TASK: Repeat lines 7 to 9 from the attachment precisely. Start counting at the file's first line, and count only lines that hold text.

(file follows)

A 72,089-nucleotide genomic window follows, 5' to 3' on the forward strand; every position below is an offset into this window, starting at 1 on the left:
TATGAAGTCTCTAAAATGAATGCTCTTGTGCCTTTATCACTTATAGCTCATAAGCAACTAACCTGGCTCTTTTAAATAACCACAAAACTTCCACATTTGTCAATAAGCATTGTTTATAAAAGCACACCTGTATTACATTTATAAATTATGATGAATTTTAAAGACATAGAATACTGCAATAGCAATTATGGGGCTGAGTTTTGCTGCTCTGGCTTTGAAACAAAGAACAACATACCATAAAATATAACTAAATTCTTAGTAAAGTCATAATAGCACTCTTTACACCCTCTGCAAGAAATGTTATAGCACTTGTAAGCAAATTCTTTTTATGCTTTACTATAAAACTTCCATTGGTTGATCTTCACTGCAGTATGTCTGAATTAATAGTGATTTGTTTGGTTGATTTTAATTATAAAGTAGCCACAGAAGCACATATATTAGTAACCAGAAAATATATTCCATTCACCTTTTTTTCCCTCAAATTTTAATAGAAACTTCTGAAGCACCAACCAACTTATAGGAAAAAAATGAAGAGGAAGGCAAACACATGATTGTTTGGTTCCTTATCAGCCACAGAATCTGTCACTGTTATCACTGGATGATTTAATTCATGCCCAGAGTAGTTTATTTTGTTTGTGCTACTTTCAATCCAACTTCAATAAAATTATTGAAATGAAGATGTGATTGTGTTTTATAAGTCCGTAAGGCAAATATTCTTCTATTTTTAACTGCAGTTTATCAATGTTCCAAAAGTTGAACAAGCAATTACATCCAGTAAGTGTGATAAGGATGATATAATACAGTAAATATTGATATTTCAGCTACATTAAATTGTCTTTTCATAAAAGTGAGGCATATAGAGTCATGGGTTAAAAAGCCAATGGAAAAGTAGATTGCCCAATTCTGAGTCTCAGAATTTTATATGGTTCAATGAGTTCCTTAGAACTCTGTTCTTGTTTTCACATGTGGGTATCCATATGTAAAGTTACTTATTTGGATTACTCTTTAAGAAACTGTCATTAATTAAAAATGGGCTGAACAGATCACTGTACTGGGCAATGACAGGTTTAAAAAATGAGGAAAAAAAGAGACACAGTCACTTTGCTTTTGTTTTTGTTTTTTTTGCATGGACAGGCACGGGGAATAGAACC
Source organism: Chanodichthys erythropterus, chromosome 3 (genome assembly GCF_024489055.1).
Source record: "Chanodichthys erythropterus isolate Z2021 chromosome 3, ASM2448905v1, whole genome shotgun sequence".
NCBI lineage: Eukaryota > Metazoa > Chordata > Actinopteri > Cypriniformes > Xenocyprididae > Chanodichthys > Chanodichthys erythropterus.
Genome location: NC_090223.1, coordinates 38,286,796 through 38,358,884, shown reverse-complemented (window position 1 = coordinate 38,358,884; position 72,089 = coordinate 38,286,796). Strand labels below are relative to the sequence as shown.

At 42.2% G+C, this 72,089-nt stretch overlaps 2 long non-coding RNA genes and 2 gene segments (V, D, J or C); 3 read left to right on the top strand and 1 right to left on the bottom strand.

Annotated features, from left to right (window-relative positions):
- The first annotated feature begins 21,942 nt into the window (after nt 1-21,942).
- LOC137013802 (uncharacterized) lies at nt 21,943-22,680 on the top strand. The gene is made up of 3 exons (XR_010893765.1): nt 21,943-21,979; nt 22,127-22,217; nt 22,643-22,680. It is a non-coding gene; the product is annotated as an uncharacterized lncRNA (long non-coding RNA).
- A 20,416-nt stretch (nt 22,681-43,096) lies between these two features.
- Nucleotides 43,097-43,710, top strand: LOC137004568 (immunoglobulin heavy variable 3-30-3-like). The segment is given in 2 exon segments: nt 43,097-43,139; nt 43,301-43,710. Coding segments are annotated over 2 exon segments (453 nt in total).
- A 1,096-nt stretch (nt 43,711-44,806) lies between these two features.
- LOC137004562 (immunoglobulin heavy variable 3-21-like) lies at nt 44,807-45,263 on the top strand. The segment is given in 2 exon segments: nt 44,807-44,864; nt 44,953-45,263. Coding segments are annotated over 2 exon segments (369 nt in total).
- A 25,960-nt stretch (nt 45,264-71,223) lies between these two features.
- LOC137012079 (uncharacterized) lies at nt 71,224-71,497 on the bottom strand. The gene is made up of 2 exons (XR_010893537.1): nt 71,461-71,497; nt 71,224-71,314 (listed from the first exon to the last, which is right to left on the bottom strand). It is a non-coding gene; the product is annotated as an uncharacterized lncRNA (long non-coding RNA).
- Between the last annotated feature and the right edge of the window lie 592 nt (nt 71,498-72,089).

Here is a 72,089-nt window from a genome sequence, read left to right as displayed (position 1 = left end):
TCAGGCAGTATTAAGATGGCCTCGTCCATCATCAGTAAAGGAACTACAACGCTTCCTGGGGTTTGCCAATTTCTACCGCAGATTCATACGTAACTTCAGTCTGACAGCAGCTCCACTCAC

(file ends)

At 42.2% G+C, this 72,089-nt stretch overlaps 2 long non-coding RNA genes and 2 gene segments (V, D, J or C); 3 read left to right on the top strand and 1 right to left on the bottom strand.

Annotated features, from left to right (window-relative positions):
- The first annotated feature begins 21,942 nt into the window (after nt 1-21,942).